Keeping it in perspective

A lot of the media have been referring to the contaminated whey scandal.

On Monday’s Farming Show, Jim Hopkins pointed out that it was a scare not a scandal and Macdoctor adds some more perspective to the issue:

With everyone all abuzz about the latest Fonterra debacle, the MacDoctor thought it may be helpful to inject a little perspective into the situation by comparing it with the SanLu scandal.

SanLu Fonterra
Contaminant: Melamine C. Botulinus
Introduced by: Deliberate, For profit Accidental
Discovered by: Investigation after death of children Routine Investigation
Time taken to public announcement: 5 weeks from confirmation 3 days from confirmation
Number injured 300 000 0
Number hospitalised 54 000 0

Last night’s media release makes the contrast even greater – there was almost no time wasted in making a public announcement.

Contrary to earlier reports, Fonterra didn’t confirm tests until Friday and immediately notified the Ministry of Primary Industries and the public notices followed within hours.

That the company’s inept public relations was responsible for earlier information doesn’t reflect well on it.

Thankfully its food safety standards are considerably better than its initial communication led us to fear.

And for a completely different perspective The Civilian says Chinese media says problem with New Zealand economy is that New Zealand isn’t a ruthless dictatorship:

Chinese media have lashed out at New Zealand this week following the potential contamination of thousands of tins of baby formula by dairy giant Fonterra, saying that it was only able to happen because the country’s economy was not governed by a ruthless authoritarian state willing to terrify its citizens and companies into compliance.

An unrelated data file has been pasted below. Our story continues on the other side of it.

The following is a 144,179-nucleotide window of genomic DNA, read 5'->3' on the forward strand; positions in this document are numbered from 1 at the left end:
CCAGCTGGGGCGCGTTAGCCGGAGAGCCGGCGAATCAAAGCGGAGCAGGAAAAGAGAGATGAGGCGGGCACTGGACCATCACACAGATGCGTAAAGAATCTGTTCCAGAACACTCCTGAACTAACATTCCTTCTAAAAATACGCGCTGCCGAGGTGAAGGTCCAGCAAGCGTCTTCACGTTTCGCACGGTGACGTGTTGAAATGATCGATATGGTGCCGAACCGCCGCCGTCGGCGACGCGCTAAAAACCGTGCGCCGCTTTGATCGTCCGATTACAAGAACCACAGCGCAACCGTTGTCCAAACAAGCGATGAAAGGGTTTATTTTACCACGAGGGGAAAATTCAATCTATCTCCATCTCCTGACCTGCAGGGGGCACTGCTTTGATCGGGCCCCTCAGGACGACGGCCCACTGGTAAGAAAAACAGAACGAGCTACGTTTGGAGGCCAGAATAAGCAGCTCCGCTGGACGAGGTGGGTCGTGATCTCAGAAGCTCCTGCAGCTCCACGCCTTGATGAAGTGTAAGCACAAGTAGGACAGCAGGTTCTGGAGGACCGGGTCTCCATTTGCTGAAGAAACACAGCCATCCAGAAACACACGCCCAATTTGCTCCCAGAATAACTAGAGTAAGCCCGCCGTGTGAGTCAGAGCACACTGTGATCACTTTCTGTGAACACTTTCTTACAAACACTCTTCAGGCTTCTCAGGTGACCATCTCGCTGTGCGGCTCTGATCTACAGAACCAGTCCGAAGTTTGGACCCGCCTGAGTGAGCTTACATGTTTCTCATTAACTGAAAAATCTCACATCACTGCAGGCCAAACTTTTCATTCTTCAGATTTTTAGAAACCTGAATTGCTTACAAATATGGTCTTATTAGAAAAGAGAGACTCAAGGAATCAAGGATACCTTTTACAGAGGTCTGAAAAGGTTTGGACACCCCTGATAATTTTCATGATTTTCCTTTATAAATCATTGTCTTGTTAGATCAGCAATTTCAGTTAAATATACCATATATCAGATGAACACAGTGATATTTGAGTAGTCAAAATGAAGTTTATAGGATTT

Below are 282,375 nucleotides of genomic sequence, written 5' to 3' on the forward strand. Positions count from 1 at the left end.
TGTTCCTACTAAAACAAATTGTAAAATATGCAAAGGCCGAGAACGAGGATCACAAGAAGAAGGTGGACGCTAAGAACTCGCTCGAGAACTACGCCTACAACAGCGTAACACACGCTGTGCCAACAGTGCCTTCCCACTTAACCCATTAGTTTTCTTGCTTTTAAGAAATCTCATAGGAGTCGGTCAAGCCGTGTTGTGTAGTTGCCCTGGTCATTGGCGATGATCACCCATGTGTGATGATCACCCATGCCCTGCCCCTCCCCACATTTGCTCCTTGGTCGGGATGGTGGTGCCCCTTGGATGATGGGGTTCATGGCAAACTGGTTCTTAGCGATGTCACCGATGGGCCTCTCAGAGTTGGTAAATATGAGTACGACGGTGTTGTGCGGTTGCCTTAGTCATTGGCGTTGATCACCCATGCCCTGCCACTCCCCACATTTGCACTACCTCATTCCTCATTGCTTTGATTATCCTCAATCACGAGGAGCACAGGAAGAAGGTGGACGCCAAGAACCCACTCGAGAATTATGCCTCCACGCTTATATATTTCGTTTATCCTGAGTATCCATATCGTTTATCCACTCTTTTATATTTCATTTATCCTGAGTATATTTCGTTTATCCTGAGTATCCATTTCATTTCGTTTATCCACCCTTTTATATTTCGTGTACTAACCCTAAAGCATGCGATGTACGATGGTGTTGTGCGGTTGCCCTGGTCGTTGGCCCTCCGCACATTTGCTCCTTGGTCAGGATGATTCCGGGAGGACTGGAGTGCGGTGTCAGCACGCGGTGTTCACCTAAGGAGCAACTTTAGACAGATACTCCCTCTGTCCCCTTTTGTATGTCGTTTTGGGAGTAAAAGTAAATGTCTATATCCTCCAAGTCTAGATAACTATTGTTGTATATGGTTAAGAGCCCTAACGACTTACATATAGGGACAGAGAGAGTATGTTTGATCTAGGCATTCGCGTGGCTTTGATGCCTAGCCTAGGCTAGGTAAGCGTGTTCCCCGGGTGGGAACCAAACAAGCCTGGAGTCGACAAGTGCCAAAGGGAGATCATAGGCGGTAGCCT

Writing in the China Daily, columnist Huan Bai blamed the recent contamination scare on New Zealand’s “individualist philosophy” which “puts emphasis on personal freedoms ahead of efficiency,” and a laissez-faire economic system that allowed human beings to make choices for themselves, pursue their dreams and be content in their own fallibility without living in continual fear of execution if something goes wrong. . .

25 Responses to Keeping it in perspective

  1. robertguyton says:

    The customer is always right, Ele.


  2. jabba says:

    sprouts bOb, sprouts .. dozens of people were killed by organic sprouts but apart from a small period of time, they were back on the shelves for more customers to buy at the inflated prices organics get charged. silly silly bOb


  3. Quintin Hogg says:

    I have been watching this unfold with some interest.

    Much criticism has been directed Fontera’s direction that appears when things are looked at dispassionately to have been ill founded.

    The time line identified above shows Fonterra moved with commendable speed once the problem manifested itself and even when full information was not available.

    But for the PR which has been rubbish Fonterra has gone the extra mile and rather than oprobrium deserves praise for the speed with which it acted.


  4. TraceyS says: